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BRIMSTONE - Film review

Dutch/Flemish movies

by Darren Arnold

Martin Koolhoven is a filmmaker best known for his 2008 Dutch resistance tale Oorlogswinter -- a film that proved to be a real smash on its domestic release -- and for his first English-language feature he has, rather interestingly, opted for a story that’s set in America but was actually filmed in various European countries (no less than six EU nations contributed to financing the picture). 

On a superficial level, Brimstone has the look and feel of a Hollywood movie, but dare to dig a little deeper and you’ll find a sensibility here that’s at odds with most big American studio films.
Set in the19th century American west, Brimstone sports an unusual structure -- the film consists of four chapters, each headed up with an ominous biblical title (“Revelation”, “Exodus”, “Genesis” and “Retribution”), and it takes a bit of time to figure out exactly what’s going on here.  Guy Pearce plays a Dutch preacher whose sermons are largely of the hellfire variety, and he delivers his stern lessons to the settlers with the confidence of someone who firmly believes that no-one else can be right.  However, he isn’t just a severe clergyman, but also a violent psychopath with some very twisted ideas about family, marriage, and the treatment of women.  In the film’s early stages we also encounter a young, mute woman (Dakota Fanning) whose fate will be (and in fact already is) inextricably linked with the preacher.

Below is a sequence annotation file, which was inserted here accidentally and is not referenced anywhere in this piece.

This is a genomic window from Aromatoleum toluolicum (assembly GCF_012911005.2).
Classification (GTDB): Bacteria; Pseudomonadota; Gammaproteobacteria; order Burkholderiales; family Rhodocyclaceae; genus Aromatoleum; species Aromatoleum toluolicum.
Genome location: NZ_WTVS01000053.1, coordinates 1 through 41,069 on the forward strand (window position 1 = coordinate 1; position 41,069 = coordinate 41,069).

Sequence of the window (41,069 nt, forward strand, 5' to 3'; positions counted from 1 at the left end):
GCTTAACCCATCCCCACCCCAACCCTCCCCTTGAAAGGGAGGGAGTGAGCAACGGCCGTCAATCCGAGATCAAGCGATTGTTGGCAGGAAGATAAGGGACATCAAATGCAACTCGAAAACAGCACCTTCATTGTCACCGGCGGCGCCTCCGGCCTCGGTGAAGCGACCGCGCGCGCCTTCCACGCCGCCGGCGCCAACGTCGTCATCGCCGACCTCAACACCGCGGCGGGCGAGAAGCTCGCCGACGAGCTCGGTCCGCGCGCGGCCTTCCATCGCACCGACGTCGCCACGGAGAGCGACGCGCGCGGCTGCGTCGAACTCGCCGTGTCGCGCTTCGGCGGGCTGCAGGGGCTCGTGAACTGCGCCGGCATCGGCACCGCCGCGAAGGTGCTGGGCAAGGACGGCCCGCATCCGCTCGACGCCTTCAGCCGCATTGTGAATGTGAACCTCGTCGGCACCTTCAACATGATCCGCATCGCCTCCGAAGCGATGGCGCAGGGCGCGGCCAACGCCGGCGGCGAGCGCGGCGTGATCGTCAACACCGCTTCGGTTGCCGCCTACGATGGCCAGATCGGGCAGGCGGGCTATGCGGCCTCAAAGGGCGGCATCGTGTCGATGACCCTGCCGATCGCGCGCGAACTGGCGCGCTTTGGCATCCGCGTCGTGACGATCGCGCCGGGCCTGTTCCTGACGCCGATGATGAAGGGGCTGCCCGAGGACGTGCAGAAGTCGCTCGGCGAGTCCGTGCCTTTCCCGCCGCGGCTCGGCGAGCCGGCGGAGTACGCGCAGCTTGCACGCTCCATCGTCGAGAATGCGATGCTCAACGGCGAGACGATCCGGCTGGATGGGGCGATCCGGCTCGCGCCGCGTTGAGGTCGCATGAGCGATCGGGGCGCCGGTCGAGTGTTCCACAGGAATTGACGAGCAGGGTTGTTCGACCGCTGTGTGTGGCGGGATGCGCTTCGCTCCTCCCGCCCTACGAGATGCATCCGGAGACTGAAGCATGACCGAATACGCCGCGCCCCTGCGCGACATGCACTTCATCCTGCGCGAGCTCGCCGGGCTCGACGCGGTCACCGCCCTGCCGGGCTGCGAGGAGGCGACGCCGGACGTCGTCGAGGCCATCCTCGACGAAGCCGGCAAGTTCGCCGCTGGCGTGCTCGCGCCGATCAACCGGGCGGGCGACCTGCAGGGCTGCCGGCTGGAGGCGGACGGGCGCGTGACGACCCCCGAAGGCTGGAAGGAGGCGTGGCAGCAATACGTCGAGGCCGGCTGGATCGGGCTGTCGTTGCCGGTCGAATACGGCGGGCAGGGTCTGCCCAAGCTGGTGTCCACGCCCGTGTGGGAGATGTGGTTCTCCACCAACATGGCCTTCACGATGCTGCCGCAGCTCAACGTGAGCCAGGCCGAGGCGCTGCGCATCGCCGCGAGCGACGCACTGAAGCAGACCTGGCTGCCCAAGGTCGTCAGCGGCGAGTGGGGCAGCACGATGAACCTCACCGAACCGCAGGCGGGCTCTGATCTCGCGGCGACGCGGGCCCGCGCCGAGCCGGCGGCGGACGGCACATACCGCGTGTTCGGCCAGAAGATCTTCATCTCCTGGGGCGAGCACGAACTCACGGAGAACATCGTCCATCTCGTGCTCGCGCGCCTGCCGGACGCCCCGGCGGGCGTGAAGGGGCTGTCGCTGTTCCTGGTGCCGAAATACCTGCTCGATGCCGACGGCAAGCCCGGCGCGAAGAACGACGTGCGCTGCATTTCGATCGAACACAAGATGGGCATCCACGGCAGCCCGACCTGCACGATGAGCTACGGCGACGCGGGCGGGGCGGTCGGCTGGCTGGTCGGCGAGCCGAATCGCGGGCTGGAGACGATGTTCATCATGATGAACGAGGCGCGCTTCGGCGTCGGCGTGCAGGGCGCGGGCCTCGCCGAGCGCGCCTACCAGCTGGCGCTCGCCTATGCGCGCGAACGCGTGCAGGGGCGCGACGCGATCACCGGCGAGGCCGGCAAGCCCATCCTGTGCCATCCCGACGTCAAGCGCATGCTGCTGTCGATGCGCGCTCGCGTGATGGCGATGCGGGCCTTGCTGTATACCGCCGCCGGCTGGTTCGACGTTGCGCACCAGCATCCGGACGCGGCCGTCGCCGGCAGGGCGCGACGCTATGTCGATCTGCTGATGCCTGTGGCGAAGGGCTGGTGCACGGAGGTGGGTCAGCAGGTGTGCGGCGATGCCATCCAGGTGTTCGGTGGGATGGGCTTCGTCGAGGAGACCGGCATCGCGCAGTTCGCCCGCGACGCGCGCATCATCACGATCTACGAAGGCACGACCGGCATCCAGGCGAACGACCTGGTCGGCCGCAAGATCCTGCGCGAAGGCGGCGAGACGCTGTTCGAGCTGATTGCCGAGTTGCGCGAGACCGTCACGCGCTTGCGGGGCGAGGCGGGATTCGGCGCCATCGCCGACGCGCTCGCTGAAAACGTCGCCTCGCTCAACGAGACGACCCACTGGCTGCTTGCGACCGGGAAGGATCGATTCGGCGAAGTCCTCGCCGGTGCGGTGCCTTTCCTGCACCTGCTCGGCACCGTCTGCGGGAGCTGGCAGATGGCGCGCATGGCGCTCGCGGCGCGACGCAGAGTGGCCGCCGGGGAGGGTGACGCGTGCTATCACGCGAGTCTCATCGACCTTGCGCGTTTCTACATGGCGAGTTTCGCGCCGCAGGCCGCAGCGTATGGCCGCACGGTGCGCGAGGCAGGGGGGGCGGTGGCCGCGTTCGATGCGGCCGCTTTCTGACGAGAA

At two-and-a-half hours, Brimstone is already something of an ordeal before you even consider its content, which is black, brutal stuff; the violence against women (or, more accurately and disturbingly, females) will be reason enough for many to sit this one out.  Such a film could perhaps be made as an American independent picture (see the recent Bone Tomahawk which, like this film, seems to have been at least partly inspired by author Cormac McCarthy’s masterpiece Blood Meridian), but never as a Hollywood venture, despite the familiar western tropes evidenced here.  But, it is a stylish, handsomely filmed affair that always manages to engage, and is a movie definitely worth seeing provided you can stomach the strong meat it contains.
Acting-wise, Fanning proves yet again that she’s a real talent who’s seamlessly made the transition from child actor to adult star, while Pearce -- a fine performer -- is saddled with a role that gives him nothing to do other than be completely evil from the moment he first appears.  Decent support comes in the form of Dutch actress (and Koolhoven regular) Carice Van Houten, while Game of Thrones star Kit Harington is good value as a character whose story arc would be very different were this a Hollywood film.  (Seen at the 2016 London Film Festival).

 

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